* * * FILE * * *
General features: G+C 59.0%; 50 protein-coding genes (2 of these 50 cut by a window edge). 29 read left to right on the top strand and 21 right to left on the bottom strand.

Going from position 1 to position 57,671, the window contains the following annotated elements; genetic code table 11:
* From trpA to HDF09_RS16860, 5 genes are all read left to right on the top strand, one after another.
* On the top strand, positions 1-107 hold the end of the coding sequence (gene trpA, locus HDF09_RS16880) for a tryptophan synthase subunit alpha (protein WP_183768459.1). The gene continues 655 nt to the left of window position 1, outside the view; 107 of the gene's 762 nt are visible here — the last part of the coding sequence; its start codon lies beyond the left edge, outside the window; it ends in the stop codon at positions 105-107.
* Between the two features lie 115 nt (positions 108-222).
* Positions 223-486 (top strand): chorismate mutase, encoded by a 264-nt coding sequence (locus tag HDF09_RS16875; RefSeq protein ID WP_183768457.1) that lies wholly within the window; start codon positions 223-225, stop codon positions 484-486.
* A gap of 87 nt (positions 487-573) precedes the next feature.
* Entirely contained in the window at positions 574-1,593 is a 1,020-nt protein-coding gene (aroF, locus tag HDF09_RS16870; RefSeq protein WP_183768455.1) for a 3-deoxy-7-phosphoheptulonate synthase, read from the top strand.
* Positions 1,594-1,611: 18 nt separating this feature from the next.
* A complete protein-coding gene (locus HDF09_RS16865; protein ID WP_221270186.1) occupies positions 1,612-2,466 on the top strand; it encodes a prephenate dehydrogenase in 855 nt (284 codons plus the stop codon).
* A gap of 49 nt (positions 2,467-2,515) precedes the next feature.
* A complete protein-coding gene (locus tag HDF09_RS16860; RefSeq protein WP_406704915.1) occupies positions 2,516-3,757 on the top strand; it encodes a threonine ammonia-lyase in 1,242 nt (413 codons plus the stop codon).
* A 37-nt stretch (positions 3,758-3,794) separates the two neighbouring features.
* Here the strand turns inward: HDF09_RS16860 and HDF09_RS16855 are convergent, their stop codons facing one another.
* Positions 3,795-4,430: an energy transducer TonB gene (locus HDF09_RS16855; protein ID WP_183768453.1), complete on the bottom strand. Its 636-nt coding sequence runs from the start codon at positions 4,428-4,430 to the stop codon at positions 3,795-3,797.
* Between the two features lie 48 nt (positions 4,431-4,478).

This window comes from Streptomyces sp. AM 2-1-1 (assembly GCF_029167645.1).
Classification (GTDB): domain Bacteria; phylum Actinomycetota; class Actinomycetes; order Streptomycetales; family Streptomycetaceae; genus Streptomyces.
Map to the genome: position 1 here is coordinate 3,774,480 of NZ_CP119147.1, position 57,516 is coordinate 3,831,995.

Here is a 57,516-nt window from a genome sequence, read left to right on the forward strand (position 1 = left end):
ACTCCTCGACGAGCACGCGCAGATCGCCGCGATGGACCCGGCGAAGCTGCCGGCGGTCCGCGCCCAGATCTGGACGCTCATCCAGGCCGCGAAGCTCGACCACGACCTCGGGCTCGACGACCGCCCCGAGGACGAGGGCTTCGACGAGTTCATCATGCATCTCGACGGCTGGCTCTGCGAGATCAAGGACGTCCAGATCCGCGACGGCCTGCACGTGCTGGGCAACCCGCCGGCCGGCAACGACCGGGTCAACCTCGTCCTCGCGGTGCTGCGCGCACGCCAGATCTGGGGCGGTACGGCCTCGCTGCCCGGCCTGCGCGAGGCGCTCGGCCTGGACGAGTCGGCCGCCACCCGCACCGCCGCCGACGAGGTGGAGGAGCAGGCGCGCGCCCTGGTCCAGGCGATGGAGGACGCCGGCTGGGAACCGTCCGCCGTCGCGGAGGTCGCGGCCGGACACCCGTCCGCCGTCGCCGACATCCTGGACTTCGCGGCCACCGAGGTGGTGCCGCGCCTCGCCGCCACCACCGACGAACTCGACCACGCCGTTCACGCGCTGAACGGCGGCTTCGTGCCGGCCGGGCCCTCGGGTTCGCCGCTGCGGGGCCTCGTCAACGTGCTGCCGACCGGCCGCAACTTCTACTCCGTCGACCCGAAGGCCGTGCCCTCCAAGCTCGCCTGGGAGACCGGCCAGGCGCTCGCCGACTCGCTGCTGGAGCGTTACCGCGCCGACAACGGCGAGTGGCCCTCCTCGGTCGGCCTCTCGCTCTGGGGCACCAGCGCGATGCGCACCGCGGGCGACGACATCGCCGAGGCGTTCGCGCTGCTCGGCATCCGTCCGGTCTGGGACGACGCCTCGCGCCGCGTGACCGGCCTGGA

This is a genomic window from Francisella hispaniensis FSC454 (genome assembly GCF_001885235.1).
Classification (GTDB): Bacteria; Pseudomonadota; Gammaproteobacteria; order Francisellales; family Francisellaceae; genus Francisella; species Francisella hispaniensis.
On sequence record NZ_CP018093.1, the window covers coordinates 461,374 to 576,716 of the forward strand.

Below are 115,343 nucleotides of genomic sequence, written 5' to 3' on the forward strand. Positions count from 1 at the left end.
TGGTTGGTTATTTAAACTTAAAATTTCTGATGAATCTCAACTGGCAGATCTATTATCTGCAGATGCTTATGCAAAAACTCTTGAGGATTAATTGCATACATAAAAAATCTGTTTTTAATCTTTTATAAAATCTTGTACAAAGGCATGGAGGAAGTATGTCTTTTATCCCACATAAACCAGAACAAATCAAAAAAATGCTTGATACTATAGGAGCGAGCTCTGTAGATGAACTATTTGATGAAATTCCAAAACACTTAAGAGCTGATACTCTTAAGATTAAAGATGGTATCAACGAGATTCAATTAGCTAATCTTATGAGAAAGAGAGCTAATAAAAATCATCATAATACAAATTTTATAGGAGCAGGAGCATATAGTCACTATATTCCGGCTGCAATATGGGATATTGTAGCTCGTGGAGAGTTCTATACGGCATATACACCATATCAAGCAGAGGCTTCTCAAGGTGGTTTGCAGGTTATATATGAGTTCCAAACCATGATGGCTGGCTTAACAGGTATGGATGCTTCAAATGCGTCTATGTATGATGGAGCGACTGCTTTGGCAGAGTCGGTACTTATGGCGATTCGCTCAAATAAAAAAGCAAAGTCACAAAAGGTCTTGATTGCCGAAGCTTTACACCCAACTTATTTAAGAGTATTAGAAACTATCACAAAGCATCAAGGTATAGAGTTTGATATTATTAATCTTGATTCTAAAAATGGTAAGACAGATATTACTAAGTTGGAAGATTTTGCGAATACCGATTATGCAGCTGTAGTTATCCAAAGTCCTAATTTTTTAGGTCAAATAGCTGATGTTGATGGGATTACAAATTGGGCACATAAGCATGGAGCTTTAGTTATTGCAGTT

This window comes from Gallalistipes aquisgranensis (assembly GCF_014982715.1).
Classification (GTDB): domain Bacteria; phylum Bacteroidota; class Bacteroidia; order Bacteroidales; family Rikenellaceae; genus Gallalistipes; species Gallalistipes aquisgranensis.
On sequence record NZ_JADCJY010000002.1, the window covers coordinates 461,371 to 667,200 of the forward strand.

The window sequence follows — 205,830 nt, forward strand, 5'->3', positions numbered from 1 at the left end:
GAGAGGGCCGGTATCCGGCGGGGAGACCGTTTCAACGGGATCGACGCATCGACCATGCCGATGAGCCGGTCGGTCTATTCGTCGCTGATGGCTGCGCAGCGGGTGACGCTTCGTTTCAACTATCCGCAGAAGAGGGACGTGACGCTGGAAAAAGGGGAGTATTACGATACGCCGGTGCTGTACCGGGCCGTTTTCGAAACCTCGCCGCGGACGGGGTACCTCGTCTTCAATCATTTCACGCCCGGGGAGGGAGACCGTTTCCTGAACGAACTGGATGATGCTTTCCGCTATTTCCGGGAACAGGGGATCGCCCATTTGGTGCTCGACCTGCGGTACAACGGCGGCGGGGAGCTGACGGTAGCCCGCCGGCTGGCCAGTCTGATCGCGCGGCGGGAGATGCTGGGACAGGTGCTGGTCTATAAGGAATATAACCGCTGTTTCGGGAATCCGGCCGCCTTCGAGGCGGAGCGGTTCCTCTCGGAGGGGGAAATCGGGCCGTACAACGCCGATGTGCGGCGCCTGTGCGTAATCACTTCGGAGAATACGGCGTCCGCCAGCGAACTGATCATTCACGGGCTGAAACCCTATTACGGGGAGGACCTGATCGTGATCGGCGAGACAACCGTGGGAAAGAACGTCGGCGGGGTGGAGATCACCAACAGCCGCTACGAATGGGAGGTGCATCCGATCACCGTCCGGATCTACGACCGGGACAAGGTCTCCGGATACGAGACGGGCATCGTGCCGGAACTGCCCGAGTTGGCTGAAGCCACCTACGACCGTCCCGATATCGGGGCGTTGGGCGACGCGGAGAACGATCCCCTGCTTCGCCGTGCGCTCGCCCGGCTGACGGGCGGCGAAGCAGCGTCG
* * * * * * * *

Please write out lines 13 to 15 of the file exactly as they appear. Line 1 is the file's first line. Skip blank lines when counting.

* A 37-nt stretch (positions 3,758-3,794) separates the two neighbouring features.
* Here the strand turns inward: HDF09_RS16860 and HDF09_RS16855 are convergent, their stop codons facing one another.
* Positions 3,795-4,430: an energy transducer TonB gene (locus HDF09_RS16855; protein ID WP_183768453.1), complete on the bottom strand. Its 636-nt coding sequence runs from the start codon at positions 4,428-4,430 to the stop codon at positions 3,795-3,797.